This is an old archived version of Koreabridge.
The current active version is at Koreabridge.NET
Road Rage Against The Machine
by Johnny Bravo
I drive in Korea everyday. Yet, I have no Korean driver's license. My international license expired as did my California license, so…I have no valid driver's license of any kind. Furthermore, there is no license plate on my bike, so for me, the mere act of starting my motorbike and getting on the road is, in effect, breaking the law.
Breaking the Law…Breaking the Law eh eh. Judas Priest never sounded better.
Some say laws are made to be broken. Others say, laws are what protect us from anarchy. Laws and strict enforcement are integral to establishing order; that is the general opinion. Many Americans believe there should be no gun laws. Others believe there should stricter gun control. And all the while, we are the shooting death capital of the world. Boo yeah!
I decided, after banging my head to Judas Priest that, I want to be legal. Since I bought my bike from a shop, I returned to the shop that I bought my bike and asked the owner how to get my bike legalized. He said don't worry about it. I said to him in my broken Korean that I was told, all I need is paperwork on the bike and I could go to the DMV and…he interrupted me to repeat, don't worry about it, in Korean. I understood.
At least I tried. But I thought, even if I can't get my bike legal, I can still legalize myself.
I went to the Seoul DMV (Department of motor vehicles) and inquired about getting a Korean license. I was living in Seoul at the time. This was 4 years ago. Perhaps laws have changed since then. They often do. This was 2002, year of the horse. I waited in a short line and then stood looking at an older woman behind the counter and I smiled and politely inquired about getting a Korean driver's license. She asked me if I had a valid license from my home country b/c with that I could be issued a Korean license for one year. I reached for my wallet and handed her my expired California ID, hoping she wouldn't notice the date. She did, but she told me that I could take a written test and get a license. Considering the fact that I'd been driving for almost 20 years and that they had tests in English I thought great. No problem. She gave me a little booklet of Korean driving laws (in English) and an appointment to take the test. It was a Monday, my appointment was for the following Thursday. I never realized they were so backed up on license acquisitions. In LA, the lines may take up to an hour, but you can always test on that same day. It's very casual, costs 10 dollars and takes about 15 to 30 minutes, depending on your knowledge of driving. Also, there is no classroom; you just find an empty counter. Oh, you could cheat if you wanted, but it's really just common sense and basic rules of the road, so no one ever does. And you can have your score the same day, just walk the finished test to a counter (after waiting in a shorter line) and they will mark it right in front of you. Furthermore, if you pass, they will give you an interim license right then and there to use until they can mail you a real card with a photo that they will also take that day. Getting a license in America takes about 1-2 hours, depending on the time of arrival and even without appointment. This wasn't LA. It would take more than a day. Still, I left the Seoul office in good spirits.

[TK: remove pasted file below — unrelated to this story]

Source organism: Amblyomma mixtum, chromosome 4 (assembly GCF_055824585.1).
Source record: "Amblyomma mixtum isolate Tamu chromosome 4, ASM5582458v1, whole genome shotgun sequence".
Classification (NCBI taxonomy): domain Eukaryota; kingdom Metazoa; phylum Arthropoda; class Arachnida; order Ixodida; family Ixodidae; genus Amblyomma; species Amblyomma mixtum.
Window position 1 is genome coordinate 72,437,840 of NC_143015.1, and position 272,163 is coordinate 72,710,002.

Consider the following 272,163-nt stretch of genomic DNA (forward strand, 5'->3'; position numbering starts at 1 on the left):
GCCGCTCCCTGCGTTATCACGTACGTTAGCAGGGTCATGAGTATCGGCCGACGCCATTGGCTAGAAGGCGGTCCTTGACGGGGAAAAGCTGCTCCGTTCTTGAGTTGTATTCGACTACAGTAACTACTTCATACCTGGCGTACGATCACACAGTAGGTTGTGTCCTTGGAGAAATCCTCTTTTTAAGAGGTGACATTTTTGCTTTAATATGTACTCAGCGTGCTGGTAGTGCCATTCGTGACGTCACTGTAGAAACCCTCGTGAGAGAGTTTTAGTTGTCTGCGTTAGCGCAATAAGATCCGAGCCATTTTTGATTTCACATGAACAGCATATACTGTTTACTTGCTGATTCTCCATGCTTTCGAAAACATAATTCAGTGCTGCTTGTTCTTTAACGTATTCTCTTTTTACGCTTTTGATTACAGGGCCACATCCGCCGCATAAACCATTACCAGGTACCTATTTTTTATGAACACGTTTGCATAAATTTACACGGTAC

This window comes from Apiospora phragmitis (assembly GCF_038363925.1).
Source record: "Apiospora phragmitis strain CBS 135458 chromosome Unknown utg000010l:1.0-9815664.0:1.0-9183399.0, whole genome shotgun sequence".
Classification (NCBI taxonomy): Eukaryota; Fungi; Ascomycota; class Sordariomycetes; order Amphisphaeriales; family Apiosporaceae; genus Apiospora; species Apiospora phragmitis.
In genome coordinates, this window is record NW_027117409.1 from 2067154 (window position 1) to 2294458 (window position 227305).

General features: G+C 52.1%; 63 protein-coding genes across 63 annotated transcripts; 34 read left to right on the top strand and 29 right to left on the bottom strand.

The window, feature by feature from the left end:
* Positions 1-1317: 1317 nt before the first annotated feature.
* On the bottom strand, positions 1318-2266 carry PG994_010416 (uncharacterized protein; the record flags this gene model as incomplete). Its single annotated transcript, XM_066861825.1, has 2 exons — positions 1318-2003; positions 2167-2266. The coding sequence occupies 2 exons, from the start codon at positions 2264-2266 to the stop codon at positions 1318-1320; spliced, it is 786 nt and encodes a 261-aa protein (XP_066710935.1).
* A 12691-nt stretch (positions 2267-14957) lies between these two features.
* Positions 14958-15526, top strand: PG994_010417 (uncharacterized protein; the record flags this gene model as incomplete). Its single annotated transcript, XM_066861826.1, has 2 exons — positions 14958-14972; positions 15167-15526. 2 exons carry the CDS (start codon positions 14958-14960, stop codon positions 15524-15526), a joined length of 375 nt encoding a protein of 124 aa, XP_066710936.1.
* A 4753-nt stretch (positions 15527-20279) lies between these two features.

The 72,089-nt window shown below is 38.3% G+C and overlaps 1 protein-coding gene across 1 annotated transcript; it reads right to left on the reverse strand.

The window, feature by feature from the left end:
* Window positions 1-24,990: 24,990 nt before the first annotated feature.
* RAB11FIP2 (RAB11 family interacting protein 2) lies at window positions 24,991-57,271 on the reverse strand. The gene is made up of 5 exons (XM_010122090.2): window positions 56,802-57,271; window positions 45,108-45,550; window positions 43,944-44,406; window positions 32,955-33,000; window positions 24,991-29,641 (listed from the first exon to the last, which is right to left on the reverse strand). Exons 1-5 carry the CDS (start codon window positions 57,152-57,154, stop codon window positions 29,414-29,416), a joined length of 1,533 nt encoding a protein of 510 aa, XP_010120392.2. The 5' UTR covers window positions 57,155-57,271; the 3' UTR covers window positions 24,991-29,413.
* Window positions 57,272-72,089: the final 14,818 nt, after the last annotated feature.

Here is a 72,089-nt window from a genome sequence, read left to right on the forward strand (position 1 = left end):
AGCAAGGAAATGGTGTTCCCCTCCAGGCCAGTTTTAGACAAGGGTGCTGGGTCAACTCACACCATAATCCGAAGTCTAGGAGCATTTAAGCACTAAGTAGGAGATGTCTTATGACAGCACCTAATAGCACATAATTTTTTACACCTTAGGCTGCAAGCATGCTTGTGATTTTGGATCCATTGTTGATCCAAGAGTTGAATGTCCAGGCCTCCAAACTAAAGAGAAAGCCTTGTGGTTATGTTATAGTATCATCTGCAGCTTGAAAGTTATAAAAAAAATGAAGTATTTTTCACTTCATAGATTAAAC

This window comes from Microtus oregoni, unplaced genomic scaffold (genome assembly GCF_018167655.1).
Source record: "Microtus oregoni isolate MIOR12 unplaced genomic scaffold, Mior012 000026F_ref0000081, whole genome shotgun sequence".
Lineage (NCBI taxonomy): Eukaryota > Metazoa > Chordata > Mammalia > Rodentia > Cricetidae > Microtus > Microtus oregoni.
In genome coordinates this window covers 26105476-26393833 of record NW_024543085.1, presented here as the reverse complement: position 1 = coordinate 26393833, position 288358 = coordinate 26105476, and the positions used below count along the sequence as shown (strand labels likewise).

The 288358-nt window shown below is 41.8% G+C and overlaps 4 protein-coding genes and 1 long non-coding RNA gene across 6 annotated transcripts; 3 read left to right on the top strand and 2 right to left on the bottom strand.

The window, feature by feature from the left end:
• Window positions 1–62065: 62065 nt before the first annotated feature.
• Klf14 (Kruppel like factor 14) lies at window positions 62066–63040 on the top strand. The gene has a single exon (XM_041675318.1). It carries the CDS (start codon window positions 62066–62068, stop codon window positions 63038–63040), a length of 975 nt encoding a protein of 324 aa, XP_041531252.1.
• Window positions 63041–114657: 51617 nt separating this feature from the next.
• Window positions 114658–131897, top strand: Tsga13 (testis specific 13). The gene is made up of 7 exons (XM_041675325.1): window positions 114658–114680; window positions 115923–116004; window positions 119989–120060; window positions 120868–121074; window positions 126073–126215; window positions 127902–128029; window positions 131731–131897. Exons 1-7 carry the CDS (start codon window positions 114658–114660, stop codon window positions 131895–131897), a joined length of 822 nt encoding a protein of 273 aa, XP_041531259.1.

Later that week, I had an adult class and was talking to my student, a KBS reporter, about driver's licenses and he said point blank, "You're going to fail the test." I shot back, "What makes you say that?" His reply was that older experienced drivers who, for some reason, have to take the test, usually fail the first time, but young people who just took a preparation class at a driving academy and have never driven a day in their life usually pass. I found that hard to believe, until I took the test.
I arrived at the DMV on that Thursday and was shown to a classroom with about 40 other people (all Korean). It looked very serious and somber and professional like the SAT. In any event, I was early and had to pee so I left to find a restroom and when I returned, the door was locked. They wouldn't let me enter. Apparently, this WAS an important exam; no latecomers would be admitted, even if it was only about 40 seconds after the hour and I had already been inside. They made me reschedule. Yes, I put up a fight, but it was futile and before I did or said anything that would trigger rebuke with repercussions I accepted a date to retake the test on the following Monday. I had already paid 5 thousand won, and I would have to pay another 5 thousand (5 US).